Non-inflammatory cerebrospinal fluid delays the diagnosis and start of immunotherapy in anti-NMDAR encephalitis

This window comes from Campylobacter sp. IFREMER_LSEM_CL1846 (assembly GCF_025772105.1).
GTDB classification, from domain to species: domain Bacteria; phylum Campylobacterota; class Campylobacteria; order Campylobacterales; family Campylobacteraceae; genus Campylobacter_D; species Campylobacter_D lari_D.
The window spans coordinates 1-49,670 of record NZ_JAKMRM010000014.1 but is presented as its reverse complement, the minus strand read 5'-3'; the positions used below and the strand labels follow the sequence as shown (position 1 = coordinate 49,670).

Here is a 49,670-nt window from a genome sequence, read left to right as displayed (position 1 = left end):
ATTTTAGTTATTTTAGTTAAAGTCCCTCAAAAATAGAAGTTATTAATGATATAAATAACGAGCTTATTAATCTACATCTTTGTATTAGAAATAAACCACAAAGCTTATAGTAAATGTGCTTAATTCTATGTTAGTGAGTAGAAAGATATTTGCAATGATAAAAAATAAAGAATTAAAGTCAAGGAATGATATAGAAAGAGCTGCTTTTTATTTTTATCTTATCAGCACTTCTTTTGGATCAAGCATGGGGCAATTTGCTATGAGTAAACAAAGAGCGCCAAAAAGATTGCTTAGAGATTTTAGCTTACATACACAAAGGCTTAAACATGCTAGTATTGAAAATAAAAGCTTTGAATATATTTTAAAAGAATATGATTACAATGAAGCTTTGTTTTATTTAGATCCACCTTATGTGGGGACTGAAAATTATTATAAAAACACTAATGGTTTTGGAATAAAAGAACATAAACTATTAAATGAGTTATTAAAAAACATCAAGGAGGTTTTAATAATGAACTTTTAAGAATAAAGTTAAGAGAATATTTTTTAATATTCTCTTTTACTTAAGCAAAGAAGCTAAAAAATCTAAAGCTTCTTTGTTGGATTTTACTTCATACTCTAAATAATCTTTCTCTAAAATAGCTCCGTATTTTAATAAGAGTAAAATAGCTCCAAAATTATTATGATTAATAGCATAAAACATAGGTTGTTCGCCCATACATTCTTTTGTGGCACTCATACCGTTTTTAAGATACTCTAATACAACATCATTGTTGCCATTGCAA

<div><p>ABSTRACT Anti-N-methyl-D-aspartate receptor (anti-NMDAR) encephalitis is a form of autoimmune encephalopathy that presents with a wide variety of symptoms, including neuropsychiatric manifestations. The authors’ aim for this study was to analyze the results of paraclinical studies of patients with a diagnosis of anti-NMDAR encephalitis and the association between symptom onset and diagnosis, and start of immunotherapy. Retrospective data of 29 patients with anti-NMDAR encephalitis were gathered and analyzed. Abnormal EEG was found in 27 patients (93.1%), whereas MRI was abnormal in 19 patients (65.5%). In contrast, an inflammatory pattern on CSF analysis was found in only 13 patients (44.8%). The absence of pleocytosis or increased proteins in the CSF was associated with a longer time from symptom onset to diagnosis and treatment (p = 0.003). The authors conclude that noninflammatory CSF may delay the correct diagnosis and start of immunotherapy in anti-NMDAR encephalitis. In the presence of suggestive clinical features, extensive studies including EEG are recommended.</p></div>